I wasn’t going to post about this, but it’s been an elephant in the room for me all week, and consequently I’ve not really been thinking much about anything else. It’s an odd time to be job hunting. I feel like I’m self isolating anyway - which has not allowed me to do as much reading as I thought it would - and between employment uncertainty, and not knowing what the implications of this virus are going to be over the next couple of months is making it really hard to plan.
I like having a plan and things to look forward to - as lots of us do. I’ve gone ahead and booked flights to Shetland in May knowing that they might be cancelled, but also knowing that last minute travel is prohibitively expensive. I’m not making any other plans more than a few days ahead, partly because so much stuff is getting cancelled anyway, but more because being prepared to do whatever we can to slow the spread of this thing down is important.
I’m also sympathetic towards people who are stocking up, not that there’s much evidence of panic buying in Leicester city centre. I grew up on an island off the mainland of Shetland, there were never more than a couple of families on it, generally just us in the winter, and getting storm bound wasn’t unusual. A formative experience in all sorts of ways, I’ve never liked to have empty cupboards - just in case, and because you never know.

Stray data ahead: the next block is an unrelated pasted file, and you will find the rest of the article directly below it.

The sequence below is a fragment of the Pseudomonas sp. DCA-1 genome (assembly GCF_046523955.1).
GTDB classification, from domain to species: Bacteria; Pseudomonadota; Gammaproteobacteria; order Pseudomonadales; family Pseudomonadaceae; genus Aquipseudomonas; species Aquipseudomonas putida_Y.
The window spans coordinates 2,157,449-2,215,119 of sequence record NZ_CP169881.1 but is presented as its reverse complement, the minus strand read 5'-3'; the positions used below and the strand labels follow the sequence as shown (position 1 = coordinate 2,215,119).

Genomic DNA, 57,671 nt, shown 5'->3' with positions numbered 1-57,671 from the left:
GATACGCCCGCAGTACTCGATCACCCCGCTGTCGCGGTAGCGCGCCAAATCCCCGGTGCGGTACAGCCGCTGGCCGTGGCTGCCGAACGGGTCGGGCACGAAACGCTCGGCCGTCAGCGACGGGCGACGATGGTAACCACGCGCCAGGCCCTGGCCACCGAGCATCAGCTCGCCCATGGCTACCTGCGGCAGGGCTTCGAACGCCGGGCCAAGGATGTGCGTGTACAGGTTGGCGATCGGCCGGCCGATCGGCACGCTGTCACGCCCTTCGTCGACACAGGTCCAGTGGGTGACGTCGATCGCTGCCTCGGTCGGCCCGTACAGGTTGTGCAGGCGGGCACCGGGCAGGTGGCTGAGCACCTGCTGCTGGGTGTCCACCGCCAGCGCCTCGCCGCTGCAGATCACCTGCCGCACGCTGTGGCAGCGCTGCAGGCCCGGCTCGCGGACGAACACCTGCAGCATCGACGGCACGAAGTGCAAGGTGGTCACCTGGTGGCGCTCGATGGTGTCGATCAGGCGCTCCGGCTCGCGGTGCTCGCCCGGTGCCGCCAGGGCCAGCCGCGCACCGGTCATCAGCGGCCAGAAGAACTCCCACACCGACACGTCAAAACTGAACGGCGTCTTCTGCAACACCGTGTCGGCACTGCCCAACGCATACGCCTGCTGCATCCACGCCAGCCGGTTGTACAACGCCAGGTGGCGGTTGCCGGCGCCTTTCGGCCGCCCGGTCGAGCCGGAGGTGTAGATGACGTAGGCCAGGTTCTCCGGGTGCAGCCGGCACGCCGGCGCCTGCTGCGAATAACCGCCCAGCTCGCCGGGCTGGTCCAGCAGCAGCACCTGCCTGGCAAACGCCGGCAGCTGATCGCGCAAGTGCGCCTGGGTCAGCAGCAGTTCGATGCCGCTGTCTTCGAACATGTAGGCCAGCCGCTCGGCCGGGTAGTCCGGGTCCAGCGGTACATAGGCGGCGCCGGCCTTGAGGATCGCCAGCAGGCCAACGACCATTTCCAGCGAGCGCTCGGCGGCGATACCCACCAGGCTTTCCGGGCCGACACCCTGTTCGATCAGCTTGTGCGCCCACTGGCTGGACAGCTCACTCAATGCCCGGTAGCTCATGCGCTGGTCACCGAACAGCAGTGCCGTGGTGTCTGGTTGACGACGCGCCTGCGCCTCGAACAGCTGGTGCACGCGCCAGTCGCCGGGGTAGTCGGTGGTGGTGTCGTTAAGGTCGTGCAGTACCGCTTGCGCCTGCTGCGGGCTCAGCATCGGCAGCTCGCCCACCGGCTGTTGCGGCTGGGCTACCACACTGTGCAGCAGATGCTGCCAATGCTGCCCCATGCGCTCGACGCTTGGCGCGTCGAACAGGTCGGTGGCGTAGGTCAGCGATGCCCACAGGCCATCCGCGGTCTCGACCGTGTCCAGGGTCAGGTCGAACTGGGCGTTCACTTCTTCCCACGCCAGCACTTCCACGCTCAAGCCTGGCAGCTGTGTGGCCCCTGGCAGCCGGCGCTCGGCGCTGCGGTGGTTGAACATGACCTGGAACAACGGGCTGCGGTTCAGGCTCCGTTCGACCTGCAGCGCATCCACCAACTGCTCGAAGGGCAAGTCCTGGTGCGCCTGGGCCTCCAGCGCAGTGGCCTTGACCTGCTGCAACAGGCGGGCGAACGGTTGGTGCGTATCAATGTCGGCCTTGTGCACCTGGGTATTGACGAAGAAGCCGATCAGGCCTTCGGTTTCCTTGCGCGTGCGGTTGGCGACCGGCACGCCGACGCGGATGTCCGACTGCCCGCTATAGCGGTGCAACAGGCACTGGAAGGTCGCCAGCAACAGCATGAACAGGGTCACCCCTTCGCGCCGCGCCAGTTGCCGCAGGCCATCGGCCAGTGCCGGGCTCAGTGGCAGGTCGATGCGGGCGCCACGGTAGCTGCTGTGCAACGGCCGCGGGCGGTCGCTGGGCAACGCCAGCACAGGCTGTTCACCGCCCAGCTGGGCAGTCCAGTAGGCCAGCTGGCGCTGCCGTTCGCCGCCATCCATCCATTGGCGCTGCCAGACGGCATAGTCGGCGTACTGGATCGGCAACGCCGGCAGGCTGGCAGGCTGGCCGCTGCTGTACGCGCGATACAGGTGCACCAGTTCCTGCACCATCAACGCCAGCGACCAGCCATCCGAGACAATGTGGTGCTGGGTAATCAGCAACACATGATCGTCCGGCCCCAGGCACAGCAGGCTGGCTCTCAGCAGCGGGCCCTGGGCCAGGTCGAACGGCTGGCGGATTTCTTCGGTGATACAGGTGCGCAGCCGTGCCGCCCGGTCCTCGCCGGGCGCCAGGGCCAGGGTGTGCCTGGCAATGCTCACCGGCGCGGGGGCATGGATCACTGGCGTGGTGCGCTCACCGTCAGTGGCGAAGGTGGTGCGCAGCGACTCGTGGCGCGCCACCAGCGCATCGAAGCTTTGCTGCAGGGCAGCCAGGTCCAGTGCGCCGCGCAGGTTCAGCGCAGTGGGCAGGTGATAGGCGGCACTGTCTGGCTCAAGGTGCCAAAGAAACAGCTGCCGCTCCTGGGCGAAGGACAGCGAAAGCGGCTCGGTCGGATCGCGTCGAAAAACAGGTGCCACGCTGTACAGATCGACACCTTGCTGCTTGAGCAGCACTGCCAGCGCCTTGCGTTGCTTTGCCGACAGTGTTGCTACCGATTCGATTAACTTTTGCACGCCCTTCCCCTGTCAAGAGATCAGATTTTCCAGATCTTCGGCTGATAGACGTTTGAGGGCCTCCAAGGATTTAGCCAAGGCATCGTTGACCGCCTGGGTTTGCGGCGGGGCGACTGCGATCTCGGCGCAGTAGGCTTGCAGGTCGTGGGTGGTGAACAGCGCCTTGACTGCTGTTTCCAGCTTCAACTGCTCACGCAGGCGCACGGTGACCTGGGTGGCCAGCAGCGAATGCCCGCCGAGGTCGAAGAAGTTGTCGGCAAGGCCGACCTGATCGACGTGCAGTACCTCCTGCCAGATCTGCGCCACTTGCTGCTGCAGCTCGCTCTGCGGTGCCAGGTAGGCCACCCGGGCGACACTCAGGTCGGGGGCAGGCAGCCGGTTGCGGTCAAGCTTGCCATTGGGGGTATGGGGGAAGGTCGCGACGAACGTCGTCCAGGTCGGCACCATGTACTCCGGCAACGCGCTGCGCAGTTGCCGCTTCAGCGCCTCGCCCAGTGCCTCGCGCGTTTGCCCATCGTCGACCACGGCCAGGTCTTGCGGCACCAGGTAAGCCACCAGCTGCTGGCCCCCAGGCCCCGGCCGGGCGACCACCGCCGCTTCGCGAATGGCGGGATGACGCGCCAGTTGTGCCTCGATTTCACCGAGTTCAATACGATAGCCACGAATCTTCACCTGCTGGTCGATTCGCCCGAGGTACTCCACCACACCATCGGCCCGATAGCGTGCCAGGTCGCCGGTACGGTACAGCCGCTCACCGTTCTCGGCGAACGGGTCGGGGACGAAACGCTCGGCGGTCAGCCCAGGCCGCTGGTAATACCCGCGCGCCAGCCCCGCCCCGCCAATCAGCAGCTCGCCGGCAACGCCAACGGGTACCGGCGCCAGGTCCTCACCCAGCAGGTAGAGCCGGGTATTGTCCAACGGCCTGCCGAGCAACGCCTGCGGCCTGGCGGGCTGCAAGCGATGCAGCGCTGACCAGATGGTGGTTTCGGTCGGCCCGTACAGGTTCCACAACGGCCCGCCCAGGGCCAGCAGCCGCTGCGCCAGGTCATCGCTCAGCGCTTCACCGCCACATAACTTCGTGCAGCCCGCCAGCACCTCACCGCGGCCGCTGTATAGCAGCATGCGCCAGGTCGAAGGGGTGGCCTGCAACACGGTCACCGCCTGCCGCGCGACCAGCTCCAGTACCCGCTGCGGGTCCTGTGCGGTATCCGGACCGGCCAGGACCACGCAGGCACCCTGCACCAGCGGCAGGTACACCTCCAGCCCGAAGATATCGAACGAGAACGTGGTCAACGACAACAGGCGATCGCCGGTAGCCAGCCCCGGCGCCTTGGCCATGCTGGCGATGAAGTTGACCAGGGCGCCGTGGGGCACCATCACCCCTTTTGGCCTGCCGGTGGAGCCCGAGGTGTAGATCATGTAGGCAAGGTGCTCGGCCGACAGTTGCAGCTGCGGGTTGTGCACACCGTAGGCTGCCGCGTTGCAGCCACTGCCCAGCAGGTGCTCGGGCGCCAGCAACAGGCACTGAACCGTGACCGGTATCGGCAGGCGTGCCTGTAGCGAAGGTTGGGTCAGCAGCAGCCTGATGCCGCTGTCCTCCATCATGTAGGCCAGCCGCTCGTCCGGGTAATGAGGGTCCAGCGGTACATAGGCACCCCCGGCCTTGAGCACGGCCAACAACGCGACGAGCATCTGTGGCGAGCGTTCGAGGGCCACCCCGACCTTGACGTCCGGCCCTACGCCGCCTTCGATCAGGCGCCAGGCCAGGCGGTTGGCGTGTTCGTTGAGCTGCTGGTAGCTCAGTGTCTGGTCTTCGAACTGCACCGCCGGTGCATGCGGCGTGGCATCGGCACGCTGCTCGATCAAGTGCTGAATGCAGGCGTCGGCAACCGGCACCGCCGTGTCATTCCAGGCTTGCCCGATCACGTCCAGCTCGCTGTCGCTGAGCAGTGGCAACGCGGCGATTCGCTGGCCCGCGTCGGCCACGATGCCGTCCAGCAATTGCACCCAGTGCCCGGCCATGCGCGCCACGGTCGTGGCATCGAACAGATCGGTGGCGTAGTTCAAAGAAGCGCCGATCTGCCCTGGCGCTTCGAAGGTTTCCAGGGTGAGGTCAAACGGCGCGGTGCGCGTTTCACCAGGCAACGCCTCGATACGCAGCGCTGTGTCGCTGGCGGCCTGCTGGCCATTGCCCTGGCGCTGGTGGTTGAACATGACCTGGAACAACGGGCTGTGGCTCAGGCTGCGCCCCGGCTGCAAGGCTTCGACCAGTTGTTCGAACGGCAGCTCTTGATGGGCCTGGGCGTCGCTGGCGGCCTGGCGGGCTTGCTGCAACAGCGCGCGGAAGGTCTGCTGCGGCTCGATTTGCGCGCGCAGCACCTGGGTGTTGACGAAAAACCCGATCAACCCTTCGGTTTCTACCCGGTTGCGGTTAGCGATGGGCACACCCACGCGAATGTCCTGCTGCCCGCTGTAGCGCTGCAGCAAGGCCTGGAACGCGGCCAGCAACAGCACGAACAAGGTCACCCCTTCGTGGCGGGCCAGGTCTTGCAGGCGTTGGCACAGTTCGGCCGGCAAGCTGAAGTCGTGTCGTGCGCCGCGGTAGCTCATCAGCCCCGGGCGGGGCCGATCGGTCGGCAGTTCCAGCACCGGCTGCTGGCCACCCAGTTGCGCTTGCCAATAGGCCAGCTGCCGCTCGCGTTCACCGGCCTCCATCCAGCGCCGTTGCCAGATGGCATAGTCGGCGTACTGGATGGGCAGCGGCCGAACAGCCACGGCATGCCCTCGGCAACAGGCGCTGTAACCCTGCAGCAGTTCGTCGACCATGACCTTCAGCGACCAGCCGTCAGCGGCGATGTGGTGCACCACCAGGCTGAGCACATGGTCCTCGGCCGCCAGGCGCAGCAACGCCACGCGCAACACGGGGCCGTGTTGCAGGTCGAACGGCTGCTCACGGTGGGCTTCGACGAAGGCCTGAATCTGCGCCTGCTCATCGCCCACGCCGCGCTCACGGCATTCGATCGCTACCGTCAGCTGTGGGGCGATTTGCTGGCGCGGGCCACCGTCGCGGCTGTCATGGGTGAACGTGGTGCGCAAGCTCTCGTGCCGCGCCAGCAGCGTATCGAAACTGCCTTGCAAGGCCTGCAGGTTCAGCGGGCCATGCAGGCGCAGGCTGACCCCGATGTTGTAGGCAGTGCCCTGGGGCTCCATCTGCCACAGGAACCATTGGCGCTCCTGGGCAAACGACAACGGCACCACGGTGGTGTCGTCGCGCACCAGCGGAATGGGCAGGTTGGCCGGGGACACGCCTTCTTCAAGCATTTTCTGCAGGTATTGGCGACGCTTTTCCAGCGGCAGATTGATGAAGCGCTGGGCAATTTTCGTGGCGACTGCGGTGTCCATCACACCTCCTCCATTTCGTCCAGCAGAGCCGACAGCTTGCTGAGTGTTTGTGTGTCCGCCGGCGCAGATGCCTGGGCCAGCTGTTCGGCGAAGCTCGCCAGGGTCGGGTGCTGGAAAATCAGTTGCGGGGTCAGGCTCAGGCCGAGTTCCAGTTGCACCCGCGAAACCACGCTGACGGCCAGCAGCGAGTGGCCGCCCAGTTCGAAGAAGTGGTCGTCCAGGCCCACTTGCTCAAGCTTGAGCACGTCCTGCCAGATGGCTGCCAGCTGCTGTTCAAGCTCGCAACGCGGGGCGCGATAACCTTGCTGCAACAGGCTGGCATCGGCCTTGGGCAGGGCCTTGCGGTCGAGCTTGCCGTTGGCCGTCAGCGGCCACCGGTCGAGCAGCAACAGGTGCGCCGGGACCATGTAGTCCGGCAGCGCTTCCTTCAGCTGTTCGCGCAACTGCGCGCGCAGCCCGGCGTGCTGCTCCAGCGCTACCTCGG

When I found out I was being made redundant last year one of the first things I did was clear out all the cupboards in my kitchen, getting rid of anything out of date, and restocking them until they were over full (there may be olive oil and preserved lemons lurking in a box under my bed)*. It was a mostly rational decision, I was working for Waitrose, knew I wouldn’t be able to easily buy a lot of these nice things anymore, and that whilst I was earning there was no guilt attached to buying a few extra packets of biscuits or the expensive sardines with lemon. There was also an element of this being something that I could control in the middle of having no idea what the future would bring.
And very useful all those things have been, they’re still helping me keep a lid on my current spending without my going without which has been really good for morale. After fires in Australia, floods here, a climate crisis that everybody is surely closer to having to accept, Brexit, and all the other crap going in the world, a situation where the advice is more or less to hide under the blankets is something it seems we can embrace.
If extra pasta and toilet roll (or choco Leibniz and preserved lemons) make anyone feel like they can at least do this one thing in the face of very real worry about either our own health or that of our loved ones I’m not judging. Just in time logistics inevitably means that any significant or unexpected demand for specific items will cause short term supply issues. If nothing else this might be a timely reminder to think about how supply chains work, and all the things we’ve come to take for granted in how we shop.
Mostly though, just keep well!
*My kitchen is tiny, there are only 2 very small cupboards to put food in.